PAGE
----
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N2 - The authors tested the efficacy and safety of intermittent high doses of iv deferrioxamine (DFX) on a twice-weekly basis through an externalized venous catheter on 14 thalassemic children who were heavily iron-loaded and poorly or noncomplaint to subcutaneous DFX. The main reasons for their noncompliance were resistance of the child because of severe local reactions or more than one family member affected, with very high burden on the mother to look after all the affected children. There were 9 males and 5 females and their age range was 7-13 years (mean 10.93 ± 1.9 years). All patients were given a 48-h continuous iv infusion of DFX 200-240 mg/kg/day (approximately 10 mg/kg/h) every 2 weeks, combined with subcutaneous 10-h infusion of DFX 3 days/week. One month after the start of the intermittent high-dose DFX program, the 24 h urinary iron excretion was 29.1-1.50 mg/kg/24 h (mean 69.7 ± 32.5 mg/kg/24 h). h). These values dropped significantly to 29-53 mg/kg/24 h (mean 39.8 ± 7.9 mg/kg/24 h) 1 year after the study (p <.004) and remained almost the same over the second year (mean 39.07 ± 6.58 mg/kg/24 h). Serum ferritin levels markedly elevated before the start of high-dose chelation fell steadily during iv high-dose DFX therapy. Mean values were 6215.5 ± 578.3, 3971.5 ± 321.6, 2507.2 ± 131.2, and 1866.5 ± 110 ng/mL at 0, 6, 12, and 24 months, respectively. No serious side effects were reported. Intermittent high-dose DFX therapy combined with 3 days of subcutaneous DFX is safe and effective in reducing iron stores and improving the compliance of these heavily iron-loaded thalassemic children.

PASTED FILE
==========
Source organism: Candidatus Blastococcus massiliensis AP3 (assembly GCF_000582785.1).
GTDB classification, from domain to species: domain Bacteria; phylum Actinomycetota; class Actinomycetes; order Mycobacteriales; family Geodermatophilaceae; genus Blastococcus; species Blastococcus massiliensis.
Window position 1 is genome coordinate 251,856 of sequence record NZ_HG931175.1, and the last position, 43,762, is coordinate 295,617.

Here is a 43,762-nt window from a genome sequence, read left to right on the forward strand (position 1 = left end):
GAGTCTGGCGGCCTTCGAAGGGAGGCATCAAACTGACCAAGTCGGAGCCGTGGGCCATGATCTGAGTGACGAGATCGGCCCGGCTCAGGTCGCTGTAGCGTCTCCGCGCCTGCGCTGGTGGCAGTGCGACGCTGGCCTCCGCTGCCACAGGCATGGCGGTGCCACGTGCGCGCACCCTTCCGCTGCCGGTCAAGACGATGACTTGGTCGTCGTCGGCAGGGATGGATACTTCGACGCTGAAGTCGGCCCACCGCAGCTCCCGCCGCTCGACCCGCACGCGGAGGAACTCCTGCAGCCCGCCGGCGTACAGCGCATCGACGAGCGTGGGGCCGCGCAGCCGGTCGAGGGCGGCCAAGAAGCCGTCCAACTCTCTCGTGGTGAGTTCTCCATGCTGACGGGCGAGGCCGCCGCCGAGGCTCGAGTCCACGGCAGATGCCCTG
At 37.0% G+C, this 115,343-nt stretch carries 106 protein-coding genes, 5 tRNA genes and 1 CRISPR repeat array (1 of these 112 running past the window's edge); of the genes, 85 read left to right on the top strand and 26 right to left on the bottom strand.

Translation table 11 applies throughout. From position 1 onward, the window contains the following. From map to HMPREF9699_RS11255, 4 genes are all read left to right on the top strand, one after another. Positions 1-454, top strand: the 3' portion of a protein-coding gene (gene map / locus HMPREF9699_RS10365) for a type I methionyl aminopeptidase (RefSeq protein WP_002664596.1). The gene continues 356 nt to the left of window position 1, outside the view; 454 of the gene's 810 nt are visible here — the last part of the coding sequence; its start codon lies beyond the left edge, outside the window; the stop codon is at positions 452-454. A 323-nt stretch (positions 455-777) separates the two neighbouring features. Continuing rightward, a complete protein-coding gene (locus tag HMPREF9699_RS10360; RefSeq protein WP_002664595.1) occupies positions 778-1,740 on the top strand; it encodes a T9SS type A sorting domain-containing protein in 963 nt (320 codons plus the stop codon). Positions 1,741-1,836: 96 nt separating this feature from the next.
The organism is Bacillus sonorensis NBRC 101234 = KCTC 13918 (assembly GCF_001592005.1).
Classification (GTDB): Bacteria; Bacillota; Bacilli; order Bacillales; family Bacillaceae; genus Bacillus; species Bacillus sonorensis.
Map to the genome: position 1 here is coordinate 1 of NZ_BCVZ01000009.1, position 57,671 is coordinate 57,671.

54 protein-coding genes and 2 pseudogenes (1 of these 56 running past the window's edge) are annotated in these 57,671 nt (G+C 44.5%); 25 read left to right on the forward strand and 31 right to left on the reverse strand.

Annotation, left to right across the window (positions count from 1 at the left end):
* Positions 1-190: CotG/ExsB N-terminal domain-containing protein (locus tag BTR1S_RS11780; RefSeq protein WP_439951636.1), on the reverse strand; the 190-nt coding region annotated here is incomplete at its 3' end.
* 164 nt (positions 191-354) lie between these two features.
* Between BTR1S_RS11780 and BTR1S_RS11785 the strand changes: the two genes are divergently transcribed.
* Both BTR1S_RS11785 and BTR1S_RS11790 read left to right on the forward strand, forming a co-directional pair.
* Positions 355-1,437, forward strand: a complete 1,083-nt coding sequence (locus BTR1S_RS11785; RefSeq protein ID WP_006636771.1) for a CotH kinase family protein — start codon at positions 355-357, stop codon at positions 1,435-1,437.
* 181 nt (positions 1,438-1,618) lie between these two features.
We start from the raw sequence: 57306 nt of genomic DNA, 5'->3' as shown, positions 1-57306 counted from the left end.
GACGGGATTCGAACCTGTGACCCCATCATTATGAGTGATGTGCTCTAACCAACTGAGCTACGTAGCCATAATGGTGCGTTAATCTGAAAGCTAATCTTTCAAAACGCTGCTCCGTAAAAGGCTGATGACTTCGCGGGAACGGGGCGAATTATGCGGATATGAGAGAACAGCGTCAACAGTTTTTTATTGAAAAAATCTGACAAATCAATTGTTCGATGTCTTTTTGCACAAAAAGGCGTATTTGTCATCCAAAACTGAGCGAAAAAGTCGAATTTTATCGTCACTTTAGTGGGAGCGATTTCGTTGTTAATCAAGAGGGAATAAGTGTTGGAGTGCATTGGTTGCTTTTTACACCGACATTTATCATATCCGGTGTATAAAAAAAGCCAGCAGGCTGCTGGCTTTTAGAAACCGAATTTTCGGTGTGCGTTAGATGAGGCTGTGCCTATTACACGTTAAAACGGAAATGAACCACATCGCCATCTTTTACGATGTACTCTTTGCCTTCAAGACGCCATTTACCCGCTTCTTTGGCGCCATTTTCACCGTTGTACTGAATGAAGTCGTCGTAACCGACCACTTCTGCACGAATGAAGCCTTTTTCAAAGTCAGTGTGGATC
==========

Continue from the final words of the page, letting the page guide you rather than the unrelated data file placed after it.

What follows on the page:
AB - The authors tested the efficacy and safety of intermittent high doses of iv deferrioxamine (DFX) on a twice-weekly basis through an externalized venous catheter on 14 thalassemic children who were heavily iron-loaded and poorly or noncomplaint to subcutaneous DFX. The main reasons for their noncompliance were resistance of the child because of severe local reactions or more than one family member affected, with very high burden on the mother to look after all the affected children. There were 9 males and 5 females and their age range was 7-13 years (mean 10.93 ± 1.9 years). All patients were given a 48-h continuous iv infusion of DFX 200-240 mg/kg/day (approximately 10 mg/kg/h) every 2 weeks, combined with subcutaneous 10-h infusion of DFX 3 days/week. One month after the start of the intermittent high-dose DFX program, the 24 h urinary iron excretion was 29.1-1.50 mg/kg/24 h (mean 69.7 ± 32.5 mg/kg/24 h). h). These values dropped significantly to 29-53 mg/kg/24 h (mean 39.8 ± 7.9 mg/kg/24 h) 1 year after the study (p <.004) and remained almost the same over the second year (mean 39.07 ± 6.58 mg/kg/24 h). Serum ferritin levels markedly elevated before the start of high-dose chelation fell steadily during iv high-dose DFX therapy. Mean values were 6215.5 ± 578.3, 3971.5 ± 321.6, 2507.2 ± 131.2, and 1866.5 ± 110 ng/mL at 0, 6, 12, and 24 months, respectively. No serious side effects were reported. Intermittent high-dose DFX therapy combined with 3 days of subcutaneous DFX is safe and effective in reducing iron stores and improving the compliance of these heavily iron-loaded thalassemic children.